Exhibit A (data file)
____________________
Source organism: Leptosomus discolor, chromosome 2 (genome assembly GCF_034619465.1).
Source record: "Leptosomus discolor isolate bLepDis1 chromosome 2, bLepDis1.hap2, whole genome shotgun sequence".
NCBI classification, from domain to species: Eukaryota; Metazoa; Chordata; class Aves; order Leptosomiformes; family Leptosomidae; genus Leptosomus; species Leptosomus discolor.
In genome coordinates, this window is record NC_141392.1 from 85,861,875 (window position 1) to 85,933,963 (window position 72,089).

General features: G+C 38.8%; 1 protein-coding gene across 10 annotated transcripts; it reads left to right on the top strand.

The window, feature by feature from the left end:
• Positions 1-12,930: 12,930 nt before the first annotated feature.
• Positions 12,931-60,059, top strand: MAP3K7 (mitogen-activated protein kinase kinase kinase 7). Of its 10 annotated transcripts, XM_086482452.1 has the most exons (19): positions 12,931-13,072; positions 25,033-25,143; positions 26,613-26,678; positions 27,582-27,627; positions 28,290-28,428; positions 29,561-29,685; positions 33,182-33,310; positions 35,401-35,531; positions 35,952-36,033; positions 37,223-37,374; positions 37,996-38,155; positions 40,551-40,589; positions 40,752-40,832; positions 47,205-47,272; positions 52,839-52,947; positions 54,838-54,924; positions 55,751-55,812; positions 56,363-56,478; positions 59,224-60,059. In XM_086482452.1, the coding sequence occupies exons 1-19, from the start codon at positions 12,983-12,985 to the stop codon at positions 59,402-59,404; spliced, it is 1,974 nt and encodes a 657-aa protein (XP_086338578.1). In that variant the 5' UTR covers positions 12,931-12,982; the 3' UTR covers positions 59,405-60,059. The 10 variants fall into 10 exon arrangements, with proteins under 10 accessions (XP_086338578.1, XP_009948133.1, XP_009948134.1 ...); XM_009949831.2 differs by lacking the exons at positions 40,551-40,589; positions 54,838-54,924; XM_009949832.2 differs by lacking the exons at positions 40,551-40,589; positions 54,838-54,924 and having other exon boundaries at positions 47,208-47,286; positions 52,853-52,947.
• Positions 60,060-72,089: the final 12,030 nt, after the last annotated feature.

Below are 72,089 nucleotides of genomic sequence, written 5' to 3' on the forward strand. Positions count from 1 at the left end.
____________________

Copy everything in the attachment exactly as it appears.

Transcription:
Source organism: Leptosomus discolor, chromosome 2 (genome assembly GCF_034619465.1).
Source record: "Leptosomus discolor isolate bLepDis1 chromosome 2, bLepDis1.hap2, whole genome shotgun sequence".
NCBI classification, from domain to species: Eukaryota; Metazoa; Chordata; class Aves; order Leptosomiformes; family Leptosomidae; genus Leptosomus; species Leptosomus discolor.
In genome coordinates, this window is record NC_141392.1 from 85,861,875 (window position 1) to 85,933,963 (window position 72,089).

General features: G+C 38.8%; 1 protein-coding gene across 10 annotated transcripts; it reads left to right on the top strand.

The window, feature by feature from the left end:
• Positions 1-12,930: 12,930 nt before the first annotated feature.
• Positions 12,931-60,059, top strand: MAP3K7 (mitogen-activated protein kinase kinase kinase 7). Of its 10 annotated transcripts, XM_086482452.1 has the most exons (19): positions 12,931-13,072; positions 25,033-25,143; positions 26,613-26,678; positions 27,582-27,627; positions 28,290-28,428; positions 29,561-29,685; positions 33,182-33,310; positions 35,401-35,531; positions 35,952-36,033; positions 37,223-37,374; positions 37,996-38,155; positions 40,551-40,589; positions 40,752-40,832; positions 47,205-47,272; positions 52,839-52,947; positions 54,838-54,924; positions 55,751-55,812; positions 56,363-56,478; positions 59,224-60,059. In XM_086482452.1, the coding sequence occupies exons 1-19, from the start codon at positions 12,983-12,985 to the stop codon at positions 59,402-59,404; spliced, it is 1,974 nt and encodes a 657-aa protein (XP_086338578.1). In that variant the 5' UTR covers positions 12,931-12,982; the 3' UTR covers positions 59,405-60,059. The 10 variants fall into 10 exon arrangements, with proteins under 10 accessions (XP_086338578.1, XP_009948133.1, XP_009948134.1 ...); XM_009949831.2 differs by lacking the exons at positions 40,551-40,589; positions 54,838-54,924; XM_009949832.2 differs by lacking the exons at positions 40,551-40,589; positions 54,838-54,924 and having other exon boundaries at positions 47,208-47,286; positions 52,853-52,947.
• Positions 60,060-72,089: the final 12,030 nt, after the last annotated feature.

Below are 72,089 nucleotides of genomic sequence, written 5' to 3' on the forward strand. Positions count from 1 at the left end.